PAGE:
In today’s day and age, the appearance of the A/V geek has changed from the prior suspenders-up-till-the-chin dorky look to leather jacket, motorbike chic-cool. The rat race for who can acquire the latest technological advancements first has become the ‘in’ thing for the regular Joe. The highly debatable argument that Apple has all the latest features since its genesis doesn’t seem to matter, nor does the fact that the iPad mini is actually just the iPhone but with a different fancy label. Carrying a digital camera has suddenly become superfluous with the advent of high-end camera phones. This certainly warrants the question: is all this some kind of a breakthrough in technology or have marketing techniques reached that point of ingenious magnitude where the masses have become puppets, dancing for the tech giants’ every whim?
iPhone or BlackBerry? This is often a question that usually floods a Facebook page when set as a status update — garnering animated exchanges of viewpoints. It also serves as the perfect ice-breaker at a dinner party when everyone whips out their phones to fill that awkward silence. And since everybody has become self-proclaimed technology buffs, there is always that obvious divide of Team iPhone vs. Team BlackBerry. Team iPhone has definitely dominated its competitor in the last couple of years due to the diverse range of apps available in the iTunes app store, robust features that make it more user-friendly in the business world, sleek designs and simply the fact that it is more entertaining for the average person.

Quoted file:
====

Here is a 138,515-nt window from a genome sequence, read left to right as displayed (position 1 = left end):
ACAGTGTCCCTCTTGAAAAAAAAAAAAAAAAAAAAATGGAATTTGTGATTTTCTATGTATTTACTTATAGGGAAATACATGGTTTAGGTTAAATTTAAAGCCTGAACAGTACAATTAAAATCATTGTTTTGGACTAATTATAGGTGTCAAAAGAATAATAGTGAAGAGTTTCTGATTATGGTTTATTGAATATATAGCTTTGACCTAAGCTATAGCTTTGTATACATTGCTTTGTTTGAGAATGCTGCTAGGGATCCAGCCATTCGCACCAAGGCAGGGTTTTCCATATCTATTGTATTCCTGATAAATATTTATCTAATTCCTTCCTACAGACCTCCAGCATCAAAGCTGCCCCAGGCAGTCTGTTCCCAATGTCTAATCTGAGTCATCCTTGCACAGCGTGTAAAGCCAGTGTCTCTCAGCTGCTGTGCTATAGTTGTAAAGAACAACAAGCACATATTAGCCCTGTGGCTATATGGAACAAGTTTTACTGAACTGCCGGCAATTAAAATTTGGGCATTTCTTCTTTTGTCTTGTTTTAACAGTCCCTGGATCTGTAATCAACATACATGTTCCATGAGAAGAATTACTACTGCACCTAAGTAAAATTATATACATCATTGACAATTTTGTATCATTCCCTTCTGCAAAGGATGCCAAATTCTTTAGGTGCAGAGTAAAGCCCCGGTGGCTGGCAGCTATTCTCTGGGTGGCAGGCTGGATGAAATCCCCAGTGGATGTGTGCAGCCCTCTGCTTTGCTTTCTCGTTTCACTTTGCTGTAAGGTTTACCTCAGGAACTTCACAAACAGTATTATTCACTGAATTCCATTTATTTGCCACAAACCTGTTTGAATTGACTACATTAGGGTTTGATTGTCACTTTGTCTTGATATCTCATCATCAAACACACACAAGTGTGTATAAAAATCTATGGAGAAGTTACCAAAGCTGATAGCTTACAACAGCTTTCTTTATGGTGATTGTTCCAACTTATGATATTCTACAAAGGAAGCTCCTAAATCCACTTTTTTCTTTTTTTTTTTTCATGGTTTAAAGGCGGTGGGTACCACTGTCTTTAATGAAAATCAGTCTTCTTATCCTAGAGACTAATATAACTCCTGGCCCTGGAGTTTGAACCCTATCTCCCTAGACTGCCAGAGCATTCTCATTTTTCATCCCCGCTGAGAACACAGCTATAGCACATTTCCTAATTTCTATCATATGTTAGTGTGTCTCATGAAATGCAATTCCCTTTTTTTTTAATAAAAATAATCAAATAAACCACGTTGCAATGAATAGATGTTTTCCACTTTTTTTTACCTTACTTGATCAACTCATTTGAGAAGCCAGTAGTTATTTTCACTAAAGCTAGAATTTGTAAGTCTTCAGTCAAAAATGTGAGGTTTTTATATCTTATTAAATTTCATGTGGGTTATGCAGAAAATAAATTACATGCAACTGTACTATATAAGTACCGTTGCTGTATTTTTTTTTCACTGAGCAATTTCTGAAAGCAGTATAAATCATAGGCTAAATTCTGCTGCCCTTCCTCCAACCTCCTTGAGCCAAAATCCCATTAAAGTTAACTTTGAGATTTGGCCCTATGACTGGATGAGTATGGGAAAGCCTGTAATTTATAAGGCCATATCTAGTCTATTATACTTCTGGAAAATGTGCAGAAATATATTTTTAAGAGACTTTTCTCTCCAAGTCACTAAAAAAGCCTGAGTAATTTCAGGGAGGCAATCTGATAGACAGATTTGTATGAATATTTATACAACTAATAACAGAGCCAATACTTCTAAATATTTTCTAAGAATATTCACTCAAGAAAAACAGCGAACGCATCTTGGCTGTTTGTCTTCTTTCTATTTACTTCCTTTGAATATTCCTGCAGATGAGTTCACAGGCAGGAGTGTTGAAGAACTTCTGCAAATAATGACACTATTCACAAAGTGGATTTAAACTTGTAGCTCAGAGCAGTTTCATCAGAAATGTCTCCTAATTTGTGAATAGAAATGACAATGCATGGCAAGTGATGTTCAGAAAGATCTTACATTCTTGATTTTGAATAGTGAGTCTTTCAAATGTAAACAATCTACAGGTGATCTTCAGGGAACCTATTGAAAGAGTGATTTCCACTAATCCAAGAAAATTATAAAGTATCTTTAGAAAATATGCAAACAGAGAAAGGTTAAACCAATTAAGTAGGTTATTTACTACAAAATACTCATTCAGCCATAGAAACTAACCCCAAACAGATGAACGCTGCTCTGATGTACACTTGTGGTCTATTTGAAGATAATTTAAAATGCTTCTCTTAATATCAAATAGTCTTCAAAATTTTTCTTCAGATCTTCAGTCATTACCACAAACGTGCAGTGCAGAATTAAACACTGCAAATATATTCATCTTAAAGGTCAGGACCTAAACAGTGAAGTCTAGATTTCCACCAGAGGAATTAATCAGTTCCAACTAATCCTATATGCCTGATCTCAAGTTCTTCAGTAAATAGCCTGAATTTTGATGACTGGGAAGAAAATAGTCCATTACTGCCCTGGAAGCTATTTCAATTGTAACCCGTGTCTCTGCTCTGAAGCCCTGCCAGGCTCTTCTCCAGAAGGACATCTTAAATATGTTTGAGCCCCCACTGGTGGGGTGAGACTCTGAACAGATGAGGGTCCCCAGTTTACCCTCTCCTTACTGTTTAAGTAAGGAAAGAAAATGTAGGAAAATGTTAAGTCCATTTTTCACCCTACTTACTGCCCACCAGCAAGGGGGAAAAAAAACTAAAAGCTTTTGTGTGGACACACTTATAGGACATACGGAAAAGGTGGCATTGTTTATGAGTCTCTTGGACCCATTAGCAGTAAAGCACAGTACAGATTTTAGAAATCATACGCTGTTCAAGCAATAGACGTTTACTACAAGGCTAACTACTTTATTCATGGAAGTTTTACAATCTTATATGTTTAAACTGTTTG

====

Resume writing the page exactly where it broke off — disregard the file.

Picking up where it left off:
The New Look Of BlackBerry
Research in Motion (RIM), a one-time visionary in the smartphone industry, has lost substantial market share to the iPhone. Several tech analysts suggest that RIM will have to reinvent their brand to regain consumer popularity. Their chance comes with the unveiling of the BlackBerry 10 on January 30, 2013, where they can attempt to catch up in this tortoise-and-hare-race. by introducing a stellar new operating system. But lo and behold, imitation is the sincerest form of flattery, as the BlackBerry is pulling a complete makeover in order to resemble its nemesis, evident from the pictures of the new device leaked on a Vietnamese website.
Sourced from a Vietnamese tech news site, the gadget looks sleek, shiny and futuristic — in other words, suspiciously like the iPhone. The images suggest Research in Motion has finally dropped the QWERTY keyboard that was their brand’s virtual trademark in favor of a full touch-screen device.